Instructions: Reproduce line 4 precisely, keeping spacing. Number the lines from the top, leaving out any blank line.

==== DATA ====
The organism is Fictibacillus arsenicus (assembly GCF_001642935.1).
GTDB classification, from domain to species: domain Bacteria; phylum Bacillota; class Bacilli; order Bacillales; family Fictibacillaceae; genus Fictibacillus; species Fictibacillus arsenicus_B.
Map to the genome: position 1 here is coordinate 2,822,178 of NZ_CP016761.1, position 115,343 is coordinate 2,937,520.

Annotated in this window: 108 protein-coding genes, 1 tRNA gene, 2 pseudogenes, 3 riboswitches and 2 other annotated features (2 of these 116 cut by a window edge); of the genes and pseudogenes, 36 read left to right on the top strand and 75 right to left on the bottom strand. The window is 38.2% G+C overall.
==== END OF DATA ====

Annotated in this window: 108 protein-coding genes, 1 tRNA gene, 2 pseudogenes, 3 riboswitches and 2 other annotated features (2 of these 116 cut by a window edge); of the genes and pseudogenes, 36 read left to right on the top strand and 75 right to left on the bottom strand. The window is 38.2% G+C overall.